Language Selection

English French German Italian Portuguese Spanish

Mandriva vs PCLinuxOS

Filed under
Linux

This past weekend I decided to download Mandriva One KDE (Mandriva Spring 2007 for cheapskates like me) and PCLinuxOS 2007. Both come as Live CDs, so that booting them up and kicking the digital tires a bit is not a problem.

Mandriva One

I tried to boot Mandriva One on europa and ran into the same boot problem the beta had. It hung with a black screen when attempting to start the graphical user interface. I attribute the GUI problems to the fact that europa has an ATI 9700 Pro and Mandriva comes with a poor ATI driver. I know from personal experience how problematic ATI display hardware can be for Linux distributions, but I haven't seen this kind of problem for a few years now. Mandriva One's problem is a serious regression.

PCLinuxOS 2007

I looked at PCLinuxOS because of the hype surrounding it, the fact it's KDE based, and because it's a fork of Mandrake 9.2. It has certainly evolved over time, and it's look is certainly distinctive and professional, but I still had the feeling it was tracking (and using) Mandriva as a starting point of every release.

More Here.




More in Tux Machines

Games for GNU/Linux

Linux Devices

  • This week in vc4 (2016-12-05): SDTV, 3DMMES, HDMI audio, DSI
    The Raspberry Pi Foundation recently started contracting with Free Electrons to give me some support on the display side of the stack. Last week I got to review and release their first big piece of work: Boris Brezillon's code for SDTV support. I had suggested that we use this as the first project because it should have been small and self contained. It ended up that we had some clock bugs Boris had to fix, and a bug in my core VC4 CRTC code, but he got a working patch series together shockingly quickly. He did one respin for a couple more fixes once I had tested it, and it's now out on the list waiting for devicetree maintainer review. If nothing goes wrong, we should have composite out support in 4.11 (we're probably a week late for 4.10).
  • Raspberry Pi VC4 Driver Work On SDTV, HDMI Audio & More
    Eric Anholt's latest weekly blog post on the VC4 development highlights SDTV support coming together, the Raspberry Pi Foundation contracting Free Electrons to provide more development help on the display stack, HDMI audio support for VC4 DRM driver continuing to inch along, DSI fixes, some code generation improvements for VC4 Gallium3D, and other work.
  • Rugged Skylake embedded PC has wide range power
    Axiomtek’s “eBOX565-500-FL” computer runs Linux or Windows on dual-core Intel 6th Gen CPUs, and offers four USB 3.0 ports and wide-range power. The eBOX565-500-FL updates the two-year-old eBOX560-880-FL embedded PC, which provides dual-core Intel 4th Gen “Haswell” Core and Celeron CPUs. The very similar eBOX565-500-FL instead taps the 14nm Intel 6th Gen “Skylake” ULT processors, once again offering two dual-core options: the 2.4GHz Core i5-6300U and the 2.0GHz Celeron 3955U.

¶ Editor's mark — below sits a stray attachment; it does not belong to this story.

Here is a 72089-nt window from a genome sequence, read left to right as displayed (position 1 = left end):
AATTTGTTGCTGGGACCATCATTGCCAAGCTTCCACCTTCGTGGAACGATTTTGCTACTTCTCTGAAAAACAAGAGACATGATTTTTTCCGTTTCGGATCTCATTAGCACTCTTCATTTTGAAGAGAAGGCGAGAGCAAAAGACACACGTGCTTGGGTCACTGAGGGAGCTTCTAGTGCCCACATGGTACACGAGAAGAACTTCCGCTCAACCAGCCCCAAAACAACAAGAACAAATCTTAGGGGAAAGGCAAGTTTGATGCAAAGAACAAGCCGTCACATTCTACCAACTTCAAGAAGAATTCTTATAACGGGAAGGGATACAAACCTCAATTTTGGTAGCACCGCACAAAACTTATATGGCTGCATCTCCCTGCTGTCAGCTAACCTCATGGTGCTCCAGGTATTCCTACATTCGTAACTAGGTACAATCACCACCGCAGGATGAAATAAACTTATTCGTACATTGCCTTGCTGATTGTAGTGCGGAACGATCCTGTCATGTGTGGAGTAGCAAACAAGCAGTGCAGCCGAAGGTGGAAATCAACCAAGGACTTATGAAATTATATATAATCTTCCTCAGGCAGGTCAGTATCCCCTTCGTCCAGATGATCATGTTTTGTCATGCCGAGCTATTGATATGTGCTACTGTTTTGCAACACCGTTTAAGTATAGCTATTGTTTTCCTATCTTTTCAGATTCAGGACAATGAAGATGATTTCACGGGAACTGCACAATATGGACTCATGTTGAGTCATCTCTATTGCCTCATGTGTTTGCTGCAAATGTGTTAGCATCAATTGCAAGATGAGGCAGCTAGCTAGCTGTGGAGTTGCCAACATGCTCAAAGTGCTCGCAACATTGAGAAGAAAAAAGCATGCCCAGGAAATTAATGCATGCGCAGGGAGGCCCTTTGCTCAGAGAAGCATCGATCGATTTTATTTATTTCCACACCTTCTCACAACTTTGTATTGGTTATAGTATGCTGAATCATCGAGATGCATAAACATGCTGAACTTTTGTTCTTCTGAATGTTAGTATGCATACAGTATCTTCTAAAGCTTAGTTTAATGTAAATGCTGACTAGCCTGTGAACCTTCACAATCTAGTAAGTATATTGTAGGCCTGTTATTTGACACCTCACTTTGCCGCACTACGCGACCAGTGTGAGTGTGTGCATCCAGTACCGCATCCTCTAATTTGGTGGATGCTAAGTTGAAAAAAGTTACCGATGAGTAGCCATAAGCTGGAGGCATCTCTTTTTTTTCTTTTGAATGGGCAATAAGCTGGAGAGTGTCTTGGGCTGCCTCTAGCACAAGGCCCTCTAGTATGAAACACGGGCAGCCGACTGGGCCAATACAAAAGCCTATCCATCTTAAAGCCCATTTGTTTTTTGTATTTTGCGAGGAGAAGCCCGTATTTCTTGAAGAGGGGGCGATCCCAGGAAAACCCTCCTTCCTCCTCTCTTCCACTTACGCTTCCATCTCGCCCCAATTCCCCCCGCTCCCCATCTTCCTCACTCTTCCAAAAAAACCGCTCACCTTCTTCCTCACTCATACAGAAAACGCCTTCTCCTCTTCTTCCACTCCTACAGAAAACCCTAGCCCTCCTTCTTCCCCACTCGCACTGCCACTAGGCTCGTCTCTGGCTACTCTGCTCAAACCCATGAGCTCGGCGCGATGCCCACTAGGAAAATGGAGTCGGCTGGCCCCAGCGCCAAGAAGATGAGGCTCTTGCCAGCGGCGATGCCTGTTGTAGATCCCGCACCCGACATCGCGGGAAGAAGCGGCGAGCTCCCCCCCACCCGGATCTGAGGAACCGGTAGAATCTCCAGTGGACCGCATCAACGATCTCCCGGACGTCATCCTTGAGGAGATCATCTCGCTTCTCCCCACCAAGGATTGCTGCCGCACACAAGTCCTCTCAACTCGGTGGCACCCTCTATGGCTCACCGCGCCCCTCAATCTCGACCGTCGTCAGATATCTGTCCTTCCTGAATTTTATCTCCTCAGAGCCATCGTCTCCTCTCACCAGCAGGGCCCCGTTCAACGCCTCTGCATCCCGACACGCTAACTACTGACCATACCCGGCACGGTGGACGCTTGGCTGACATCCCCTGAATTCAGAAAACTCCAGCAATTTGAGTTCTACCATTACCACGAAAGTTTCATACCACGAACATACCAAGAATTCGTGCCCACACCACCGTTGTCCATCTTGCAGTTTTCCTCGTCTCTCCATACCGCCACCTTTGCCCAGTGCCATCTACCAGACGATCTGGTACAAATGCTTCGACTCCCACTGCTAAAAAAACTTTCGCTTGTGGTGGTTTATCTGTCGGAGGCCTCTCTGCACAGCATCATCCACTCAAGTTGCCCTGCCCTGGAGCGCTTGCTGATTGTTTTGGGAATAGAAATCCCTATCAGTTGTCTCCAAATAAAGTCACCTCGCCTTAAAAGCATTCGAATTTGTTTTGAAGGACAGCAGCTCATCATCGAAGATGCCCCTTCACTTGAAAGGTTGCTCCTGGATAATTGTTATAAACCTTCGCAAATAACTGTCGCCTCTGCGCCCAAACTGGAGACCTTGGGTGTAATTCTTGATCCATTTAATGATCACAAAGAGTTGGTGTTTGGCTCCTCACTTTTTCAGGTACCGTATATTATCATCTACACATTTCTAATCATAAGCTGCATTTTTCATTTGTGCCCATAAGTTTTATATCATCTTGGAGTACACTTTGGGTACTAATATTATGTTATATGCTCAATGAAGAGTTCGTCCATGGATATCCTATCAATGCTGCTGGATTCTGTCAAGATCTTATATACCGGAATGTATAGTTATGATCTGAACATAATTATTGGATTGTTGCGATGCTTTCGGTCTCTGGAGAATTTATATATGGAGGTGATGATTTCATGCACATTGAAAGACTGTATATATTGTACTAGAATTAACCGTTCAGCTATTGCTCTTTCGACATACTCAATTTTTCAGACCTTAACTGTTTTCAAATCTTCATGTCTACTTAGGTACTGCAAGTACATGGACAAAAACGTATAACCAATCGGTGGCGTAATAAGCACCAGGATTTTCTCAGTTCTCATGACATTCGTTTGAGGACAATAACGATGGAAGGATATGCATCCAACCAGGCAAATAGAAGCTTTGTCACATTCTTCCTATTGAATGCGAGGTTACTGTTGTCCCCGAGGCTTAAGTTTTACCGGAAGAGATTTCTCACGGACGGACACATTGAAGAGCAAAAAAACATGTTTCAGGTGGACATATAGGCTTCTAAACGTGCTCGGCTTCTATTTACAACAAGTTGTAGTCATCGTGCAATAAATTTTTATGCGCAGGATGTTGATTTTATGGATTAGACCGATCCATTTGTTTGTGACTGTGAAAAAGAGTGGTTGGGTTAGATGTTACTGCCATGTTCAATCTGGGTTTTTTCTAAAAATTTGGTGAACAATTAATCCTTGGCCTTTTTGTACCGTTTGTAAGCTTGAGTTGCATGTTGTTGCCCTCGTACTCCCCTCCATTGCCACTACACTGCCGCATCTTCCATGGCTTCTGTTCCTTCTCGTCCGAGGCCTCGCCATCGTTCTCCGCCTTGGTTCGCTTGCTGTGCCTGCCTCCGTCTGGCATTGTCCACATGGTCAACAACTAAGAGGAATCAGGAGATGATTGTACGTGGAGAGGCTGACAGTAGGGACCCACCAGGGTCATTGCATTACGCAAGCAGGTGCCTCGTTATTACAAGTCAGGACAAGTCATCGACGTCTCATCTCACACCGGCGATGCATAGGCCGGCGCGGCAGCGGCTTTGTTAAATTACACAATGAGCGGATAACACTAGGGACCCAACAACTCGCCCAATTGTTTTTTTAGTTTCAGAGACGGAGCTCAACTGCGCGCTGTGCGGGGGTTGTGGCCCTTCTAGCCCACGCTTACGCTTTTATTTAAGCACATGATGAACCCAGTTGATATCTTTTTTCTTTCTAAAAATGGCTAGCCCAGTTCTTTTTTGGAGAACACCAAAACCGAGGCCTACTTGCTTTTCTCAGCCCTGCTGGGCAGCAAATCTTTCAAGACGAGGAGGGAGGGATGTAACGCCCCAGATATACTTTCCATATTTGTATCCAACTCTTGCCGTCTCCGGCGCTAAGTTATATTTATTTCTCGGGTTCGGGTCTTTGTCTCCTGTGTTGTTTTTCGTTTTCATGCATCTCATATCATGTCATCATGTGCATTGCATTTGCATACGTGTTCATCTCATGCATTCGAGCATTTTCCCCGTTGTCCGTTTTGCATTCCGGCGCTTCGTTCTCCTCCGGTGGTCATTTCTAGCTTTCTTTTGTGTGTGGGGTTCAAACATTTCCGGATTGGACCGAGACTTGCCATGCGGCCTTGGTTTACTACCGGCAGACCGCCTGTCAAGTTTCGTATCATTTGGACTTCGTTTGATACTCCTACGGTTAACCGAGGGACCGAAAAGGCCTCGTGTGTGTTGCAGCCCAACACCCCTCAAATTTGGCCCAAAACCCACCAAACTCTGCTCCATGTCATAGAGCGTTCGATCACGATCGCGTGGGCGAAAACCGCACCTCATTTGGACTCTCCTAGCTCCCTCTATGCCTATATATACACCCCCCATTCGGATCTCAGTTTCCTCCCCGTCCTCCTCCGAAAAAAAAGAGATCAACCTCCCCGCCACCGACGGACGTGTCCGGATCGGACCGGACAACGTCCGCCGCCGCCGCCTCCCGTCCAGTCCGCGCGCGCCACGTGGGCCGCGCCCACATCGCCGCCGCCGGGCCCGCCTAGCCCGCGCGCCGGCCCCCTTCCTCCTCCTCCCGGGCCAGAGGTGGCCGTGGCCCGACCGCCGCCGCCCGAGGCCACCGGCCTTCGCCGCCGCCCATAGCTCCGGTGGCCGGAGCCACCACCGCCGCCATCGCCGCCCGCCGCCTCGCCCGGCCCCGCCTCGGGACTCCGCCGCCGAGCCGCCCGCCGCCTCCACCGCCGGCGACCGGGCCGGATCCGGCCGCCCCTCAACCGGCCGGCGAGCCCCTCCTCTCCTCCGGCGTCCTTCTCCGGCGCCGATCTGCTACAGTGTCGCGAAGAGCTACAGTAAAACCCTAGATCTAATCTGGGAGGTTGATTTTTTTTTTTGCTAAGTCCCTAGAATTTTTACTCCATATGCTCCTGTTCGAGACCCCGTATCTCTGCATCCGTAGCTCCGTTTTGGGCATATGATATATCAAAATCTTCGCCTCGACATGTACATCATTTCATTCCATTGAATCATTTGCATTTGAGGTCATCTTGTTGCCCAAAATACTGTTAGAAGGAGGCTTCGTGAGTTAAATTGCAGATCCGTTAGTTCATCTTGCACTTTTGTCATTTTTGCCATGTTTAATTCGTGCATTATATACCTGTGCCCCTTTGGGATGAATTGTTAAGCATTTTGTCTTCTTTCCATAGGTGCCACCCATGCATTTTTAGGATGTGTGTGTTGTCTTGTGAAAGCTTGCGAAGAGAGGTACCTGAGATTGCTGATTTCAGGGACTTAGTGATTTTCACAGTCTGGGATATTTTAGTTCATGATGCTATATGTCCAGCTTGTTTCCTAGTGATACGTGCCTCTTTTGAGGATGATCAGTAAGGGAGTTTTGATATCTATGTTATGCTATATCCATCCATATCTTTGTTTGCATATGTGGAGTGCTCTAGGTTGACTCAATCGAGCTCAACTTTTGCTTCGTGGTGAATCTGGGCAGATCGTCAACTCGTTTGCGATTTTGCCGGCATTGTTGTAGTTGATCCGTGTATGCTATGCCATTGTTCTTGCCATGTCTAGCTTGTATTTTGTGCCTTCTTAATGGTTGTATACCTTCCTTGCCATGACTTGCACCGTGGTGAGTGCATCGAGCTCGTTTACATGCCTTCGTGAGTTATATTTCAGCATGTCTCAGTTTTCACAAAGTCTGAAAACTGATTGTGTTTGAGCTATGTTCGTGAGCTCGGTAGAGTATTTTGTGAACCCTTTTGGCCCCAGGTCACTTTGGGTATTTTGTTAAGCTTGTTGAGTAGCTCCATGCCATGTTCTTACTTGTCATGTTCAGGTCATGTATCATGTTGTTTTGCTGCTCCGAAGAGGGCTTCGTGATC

Servers/Networks

  • Docker acquires file syncing and sharing app Infinit, will open-source the software
    Docker, the startup that pushes open source software for packaging up code into containers that can be deployed on many machines, today announced its latest acquisition: file transfer app Infinit. Yes, that’s right, Docker bought a company with a consumer-friendly app. It lets you sync files to your other devices or send them to others.
  • How Virtualized Networks Will Save Us From Dropped Calls
    We’ve all been the victim of a dropped mobile phone call and know how frustrating it can be. However, virtualized networks provide network operators with powerful tools to detect and recover from network disruptions, or “faults,” that can drop calls for thousands of subscribers simultaneously. The Open Platform for Network Functions Virtualization (OPNFV) project together with OpenStack have developed features in software that add resiliency to mobile networks and enable them to recover from network and other outages.
  • It’s Brexploitation! Microsoft punishes UK for Brexit with cloud price-gouging
    “My own story would not have been possible but for the democratizing force of Microsoft technology reaching me where I was growing up,” CEO Satya Nadella told shareholders this week. But the price of that “democratizing force” is about to go up, with Britons uniquely singled out. Microsoft has reiterated to Azure customers that prices will go up by 22 per cent from January 1st. The problem? The price rise is far greater than any exchange rate post-Brexit fluctuations might justify. Microsoft’s biggest European data centre is in Dublin, a member of the Euro currency. The Euro hovered around €1.28 to one pound for the first six months of the year, before crashing after Brexit. It’s now €1.19, a depreciation of just 9 cents, or 7 per cent. The value of the British pound has weakened more dramatically against the US dollar, dropping by 18.9 per cent since 24 June - the day after Brits voted to leave the EU. For new Office or Azure cloud customers in the UK, no exchange rate can justify any price rise at all. In September, Microsoft made Azure available in UK data centres.

Android Leftovers